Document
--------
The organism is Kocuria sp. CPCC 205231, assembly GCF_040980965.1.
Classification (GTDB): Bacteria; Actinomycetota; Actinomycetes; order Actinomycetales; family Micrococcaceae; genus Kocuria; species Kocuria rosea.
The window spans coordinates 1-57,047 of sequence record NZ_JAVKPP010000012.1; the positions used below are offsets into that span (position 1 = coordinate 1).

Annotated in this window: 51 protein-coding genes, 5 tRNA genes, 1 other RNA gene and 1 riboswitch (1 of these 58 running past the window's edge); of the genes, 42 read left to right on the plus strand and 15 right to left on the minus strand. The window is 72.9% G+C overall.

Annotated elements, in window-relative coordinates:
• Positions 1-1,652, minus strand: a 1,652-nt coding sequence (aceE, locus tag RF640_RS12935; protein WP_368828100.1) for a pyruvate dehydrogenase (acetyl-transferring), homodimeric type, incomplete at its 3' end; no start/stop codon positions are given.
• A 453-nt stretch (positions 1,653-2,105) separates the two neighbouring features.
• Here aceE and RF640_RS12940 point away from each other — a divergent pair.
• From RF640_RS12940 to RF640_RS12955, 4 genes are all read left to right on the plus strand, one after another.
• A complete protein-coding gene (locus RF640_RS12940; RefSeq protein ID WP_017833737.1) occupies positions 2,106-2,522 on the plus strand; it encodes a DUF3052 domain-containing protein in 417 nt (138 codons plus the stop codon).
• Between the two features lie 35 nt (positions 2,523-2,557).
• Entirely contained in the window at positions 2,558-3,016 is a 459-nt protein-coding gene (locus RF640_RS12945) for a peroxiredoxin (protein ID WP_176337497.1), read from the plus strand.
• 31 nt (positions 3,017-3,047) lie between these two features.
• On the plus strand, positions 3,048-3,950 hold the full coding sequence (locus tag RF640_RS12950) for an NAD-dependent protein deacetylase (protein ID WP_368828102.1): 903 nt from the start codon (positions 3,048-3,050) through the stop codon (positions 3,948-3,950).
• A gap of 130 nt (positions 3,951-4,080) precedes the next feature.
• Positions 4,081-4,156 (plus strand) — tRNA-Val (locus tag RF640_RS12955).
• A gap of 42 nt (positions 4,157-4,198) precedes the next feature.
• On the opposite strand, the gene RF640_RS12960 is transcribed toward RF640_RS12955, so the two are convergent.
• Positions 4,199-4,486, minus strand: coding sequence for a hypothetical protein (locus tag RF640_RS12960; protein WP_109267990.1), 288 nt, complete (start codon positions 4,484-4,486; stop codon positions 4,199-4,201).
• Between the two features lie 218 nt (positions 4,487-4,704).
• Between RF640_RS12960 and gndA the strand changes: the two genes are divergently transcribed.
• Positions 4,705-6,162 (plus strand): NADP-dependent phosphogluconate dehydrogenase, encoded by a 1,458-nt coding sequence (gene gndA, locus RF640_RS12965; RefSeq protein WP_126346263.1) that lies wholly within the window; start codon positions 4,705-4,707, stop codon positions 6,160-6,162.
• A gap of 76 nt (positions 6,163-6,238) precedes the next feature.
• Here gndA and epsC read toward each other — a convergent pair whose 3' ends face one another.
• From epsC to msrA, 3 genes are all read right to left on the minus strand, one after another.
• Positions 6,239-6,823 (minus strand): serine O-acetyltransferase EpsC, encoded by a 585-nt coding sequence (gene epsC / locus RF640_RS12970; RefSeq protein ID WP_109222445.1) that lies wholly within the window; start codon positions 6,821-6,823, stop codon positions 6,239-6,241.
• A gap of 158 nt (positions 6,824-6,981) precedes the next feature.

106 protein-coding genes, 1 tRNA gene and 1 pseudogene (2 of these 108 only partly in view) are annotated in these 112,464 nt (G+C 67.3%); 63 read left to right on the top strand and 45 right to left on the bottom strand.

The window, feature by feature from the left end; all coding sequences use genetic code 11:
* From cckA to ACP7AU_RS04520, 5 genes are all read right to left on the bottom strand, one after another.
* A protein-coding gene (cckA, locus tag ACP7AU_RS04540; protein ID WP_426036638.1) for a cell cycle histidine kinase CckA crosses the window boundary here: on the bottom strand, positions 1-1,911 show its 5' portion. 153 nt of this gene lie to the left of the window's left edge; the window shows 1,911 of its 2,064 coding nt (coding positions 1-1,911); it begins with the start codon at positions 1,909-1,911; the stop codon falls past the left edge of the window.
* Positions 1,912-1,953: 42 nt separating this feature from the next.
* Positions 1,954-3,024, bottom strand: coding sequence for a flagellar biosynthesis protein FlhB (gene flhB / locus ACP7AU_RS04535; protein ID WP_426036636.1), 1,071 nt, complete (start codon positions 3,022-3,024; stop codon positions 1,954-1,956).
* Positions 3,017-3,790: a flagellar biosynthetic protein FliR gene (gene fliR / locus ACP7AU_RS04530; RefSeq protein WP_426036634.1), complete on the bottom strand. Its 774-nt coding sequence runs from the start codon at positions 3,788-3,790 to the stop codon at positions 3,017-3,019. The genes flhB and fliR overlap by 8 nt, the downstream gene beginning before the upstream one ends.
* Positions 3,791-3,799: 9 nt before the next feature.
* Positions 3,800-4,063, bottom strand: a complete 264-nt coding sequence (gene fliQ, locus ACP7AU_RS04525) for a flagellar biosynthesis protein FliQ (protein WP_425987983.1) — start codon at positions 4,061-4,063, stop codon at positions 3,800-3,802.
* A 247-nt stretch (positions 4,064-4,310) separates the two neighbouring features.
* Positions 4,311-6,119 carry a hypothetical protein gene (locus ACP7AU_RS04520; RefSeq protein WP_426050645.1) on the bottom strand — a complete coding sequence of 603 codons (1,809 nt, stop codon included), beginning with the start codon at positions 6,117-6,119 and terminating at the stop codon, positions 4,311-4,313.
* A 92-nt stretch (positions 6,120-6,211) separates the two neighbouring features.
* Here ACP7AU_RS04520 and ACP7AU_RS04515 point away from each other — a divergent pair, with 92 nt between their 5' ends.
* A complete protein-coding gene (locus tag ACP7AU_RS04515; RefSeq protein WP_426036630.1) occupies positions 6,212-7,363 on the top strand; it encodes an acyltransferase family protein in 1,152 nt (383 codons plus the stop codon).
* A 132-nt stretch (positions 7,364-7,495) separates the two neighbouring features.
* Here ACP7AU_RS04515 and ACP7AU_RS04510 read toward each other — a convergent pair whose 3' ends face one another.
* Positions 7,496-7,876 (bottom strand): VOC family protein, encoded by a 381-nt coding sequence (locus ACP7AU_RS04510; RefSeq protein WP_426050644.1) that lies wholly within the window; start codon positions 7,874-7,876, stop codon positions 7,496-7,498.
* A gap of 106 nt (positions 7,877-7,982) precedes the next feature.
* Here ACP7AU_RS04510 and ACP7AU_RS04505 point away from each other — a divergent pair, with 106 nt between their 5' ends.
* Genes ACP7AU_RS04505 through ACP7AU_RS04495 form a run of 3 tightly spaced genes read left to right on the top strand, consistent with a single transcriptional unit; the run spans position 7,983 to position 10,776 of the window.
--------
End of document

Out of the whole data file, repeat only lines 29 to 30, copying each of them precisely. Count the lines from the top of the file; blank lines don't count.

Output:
The window, feature by feature from the left end; all coding sequences use genetic code 11:
* From cckA to ACP7AU_RS04520, 5 genes are all read right to left on the bottom strand, one after another.